A combination of violent wind gusts, dust clouds and smashing thunderstorms are devastating India, and it is only the beginning according to meteorologists.

By Joe McDonough


Posted on May 4, 2018

The city of Agra — where the Taj Mahal is located — was ravaged, with at least 43 deaths recorded and another 51 people injured.

But the toll has tragically passed the 100-mark, with the northern states of Uttar Pradesh, Rajasthan and Punjab worst affected.

Houses, trees and electrical poles came crashing down as winds reached 130 kilometres per hour. Dust clouds, lightning and forceful rains made the storms the most brutal in decades.

T.P. Gupta of the Uttar Pradesh relief commissioner’s office told AFP, the number of lost lives was “unprecedented”.

India’s Prime Minister Narendra Modi tweeted his condolences, and says action is underway to help those suffering.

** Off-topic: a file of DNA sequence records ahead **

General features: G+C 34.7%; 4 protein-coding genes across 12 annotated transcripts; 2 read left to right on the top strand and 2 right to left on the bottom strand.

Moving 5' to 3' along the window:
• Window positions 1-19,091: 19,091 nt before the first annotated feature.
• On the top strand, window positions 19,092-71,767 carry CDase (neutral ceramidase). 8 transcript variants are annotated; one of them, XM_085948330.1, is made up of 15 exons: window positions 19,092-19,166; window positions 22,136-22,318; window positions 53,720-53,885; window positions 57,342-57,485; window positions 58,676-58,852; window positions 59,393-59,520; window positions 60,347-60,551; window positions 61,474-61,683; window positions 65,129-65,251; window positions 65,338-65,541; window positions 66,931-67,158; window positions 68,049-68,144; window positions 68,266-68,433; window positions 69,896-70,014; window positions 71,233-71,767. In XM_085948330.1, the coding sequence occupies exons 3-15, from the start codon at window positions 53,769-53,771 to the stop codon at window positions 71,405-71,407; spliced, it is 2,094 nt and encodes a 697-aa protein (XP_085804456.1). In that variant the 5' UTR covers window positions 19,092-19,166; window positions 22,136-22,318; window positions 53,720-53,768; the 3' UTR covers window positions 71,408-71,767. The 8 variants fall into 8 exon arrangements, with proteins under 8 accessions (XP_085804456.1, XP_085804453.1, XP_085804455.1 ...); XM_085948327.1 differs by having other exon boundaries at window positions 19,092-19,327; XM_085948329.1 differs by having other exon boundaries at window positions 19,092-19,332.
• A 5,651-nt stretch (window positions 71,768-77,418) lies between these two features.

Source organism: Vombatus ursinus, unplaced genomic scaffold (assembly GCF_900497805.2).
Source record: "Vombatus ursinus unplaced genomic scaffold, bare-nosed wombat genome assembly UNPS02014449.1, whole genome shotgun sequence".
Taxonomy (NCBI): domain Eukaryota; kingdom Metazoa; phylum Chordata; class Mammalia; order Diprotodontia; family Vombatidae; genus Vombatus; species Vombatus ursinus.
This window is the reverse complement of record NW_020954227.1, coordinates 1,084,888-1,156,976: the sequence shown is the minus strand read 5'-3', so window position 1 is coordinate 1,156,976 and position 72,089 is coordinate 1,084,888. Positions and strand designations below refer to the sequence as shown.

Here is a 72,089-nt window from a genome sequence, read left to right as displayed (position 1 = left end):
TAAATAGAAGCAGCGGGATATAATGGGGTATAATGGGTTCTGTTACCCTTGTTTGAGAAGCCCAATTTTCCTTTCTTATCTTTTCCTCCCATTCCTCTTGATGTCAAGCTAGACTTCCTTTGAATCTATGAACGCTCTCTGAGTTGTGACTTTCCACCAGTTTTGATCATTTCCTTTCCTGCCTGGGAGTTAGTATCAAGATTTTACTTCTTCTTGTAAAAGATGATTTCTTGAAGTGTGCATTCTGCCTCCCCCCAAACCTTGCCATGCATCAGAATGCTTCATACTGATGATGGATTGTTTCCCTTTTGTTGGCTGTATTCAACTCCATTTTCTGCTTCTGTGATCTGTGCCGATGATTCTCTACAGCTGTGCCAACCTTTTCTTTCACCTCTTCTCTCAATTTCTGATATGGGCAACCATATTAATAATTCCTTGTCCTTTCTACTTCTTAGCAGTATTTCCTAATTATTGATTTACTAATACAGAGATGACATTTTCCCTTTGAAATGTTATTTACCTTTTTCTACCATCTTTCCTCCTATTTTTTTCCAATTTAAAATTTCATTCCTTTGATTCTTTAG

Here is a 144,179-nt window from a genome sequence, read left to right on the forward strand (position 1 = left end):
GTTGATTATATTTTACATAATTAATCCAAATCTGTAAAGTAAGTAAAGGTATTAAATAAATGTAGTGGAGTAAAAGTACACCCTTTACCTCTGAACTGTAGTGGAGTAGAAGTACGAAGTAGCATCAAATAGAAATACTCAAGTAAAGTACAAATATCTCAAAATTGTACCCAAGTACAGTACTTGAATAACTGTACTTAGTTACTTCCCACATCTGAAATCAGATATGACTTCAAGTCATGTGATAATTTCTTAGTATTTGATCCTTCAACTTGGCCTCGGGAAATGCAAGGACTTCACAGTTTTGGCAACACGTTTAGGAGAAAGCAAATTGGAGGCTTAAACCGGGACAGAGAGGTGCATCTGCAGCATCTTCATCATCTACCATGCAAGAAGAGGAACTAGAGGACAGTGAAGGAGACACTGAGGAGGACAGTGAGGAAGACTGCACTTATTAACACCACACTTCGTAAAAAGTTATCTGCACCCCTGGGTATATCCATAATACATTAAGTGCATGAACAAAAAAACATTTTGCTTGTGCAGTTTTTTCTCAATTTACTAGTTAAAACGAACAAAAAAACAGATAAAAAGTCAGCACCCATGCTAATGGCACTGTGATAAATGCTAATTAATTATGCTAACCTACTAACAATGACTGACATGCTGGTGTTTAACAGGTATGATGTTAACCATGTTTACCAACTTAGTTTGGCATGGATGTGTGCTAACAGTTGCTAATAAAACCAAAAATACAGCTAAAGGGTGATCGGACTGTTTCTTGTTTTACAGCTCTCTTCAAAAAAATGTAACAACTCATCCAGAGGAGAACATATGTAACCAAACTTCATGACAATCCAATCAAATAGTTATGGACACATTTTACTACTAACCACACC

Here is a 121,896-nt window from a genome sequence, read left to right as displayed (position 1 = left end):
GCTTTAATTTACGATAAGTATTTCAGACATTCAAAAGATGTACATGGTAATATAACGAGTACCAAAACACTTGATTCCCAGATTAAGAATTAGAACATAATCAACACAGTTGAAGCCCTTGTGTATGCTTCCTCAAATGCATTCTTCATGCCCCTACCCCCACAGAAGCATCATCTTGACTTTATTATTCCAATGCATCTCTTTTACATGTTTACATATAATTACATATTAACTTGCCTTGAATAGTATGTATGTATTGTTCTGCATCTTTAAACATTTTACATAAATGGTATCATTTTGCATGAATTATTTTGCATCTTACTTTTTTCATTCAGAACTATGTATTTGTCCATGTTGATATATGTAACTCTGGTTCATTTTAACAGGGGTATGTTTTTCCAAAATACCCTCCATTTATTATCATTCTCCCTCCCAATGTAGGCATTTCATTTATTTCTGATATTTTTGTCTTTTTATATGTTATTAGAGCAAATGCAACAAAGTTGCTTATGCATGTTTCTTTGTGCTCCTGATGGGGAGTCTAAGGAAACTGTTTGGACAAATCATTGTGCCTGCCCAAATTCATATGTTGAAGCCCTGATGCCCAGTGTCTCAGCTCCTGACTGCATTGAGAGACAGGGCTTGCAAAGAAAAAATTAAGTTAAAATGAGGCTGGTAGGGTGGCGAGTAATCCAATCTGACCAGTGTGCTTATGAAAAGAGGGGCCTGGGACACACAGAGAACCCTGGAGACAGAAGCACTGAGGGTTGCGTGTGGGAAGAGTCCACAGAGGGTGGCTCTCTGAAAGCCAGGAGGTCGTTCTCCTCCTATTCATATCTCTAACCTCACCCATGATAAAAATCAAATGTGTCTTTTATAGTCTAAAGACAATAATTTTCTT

Incredibly, “severe thunderstorm activity” was accurately forecast by the Indian Meteorological Department (IMD) in terms of when it would hit, but the issued warning was not for Uttar Pradesh and Rajasthan, but rather Bihar, West Bengal and Jharkhand, further east.

Worryingly, the IMD says satellite images are showing wind pressure developing over Rajasthan, which could result in another dust storm with gale-force winds lashing the western state.

“There is a high probability that winds will intensify in the next 48 hours in Rajasthan, which may lead to another dust storm,” says scientist Himanshu Sharma, according to PTI.

“It will affect areas of Uttar Pradesh and Rajasthan border, especially Karauli and Dholpur.”

Storms more intense because of unusual heat wave

On Monday, Nawabshah in Pakistan’s Sindh province, which is just west of Rajasthan, recorded a world record April heat of 50.2 degrees Celsius.

Al Jazeera’s senior weather presenter, Richard Angwin, says the extreme temperatures could be to blame for the ferocity of the storms.

“Many other parts of Pakistan and northern India have been suffering the effects of extreme temperatures. It is therefore quite possible that the wind circulation induced by the heat low was more intense than normal,” Angwin explained.

“A trough of low pressure may also have introduced moisture into the atmosphere, encouraging thunderstorms to develop.”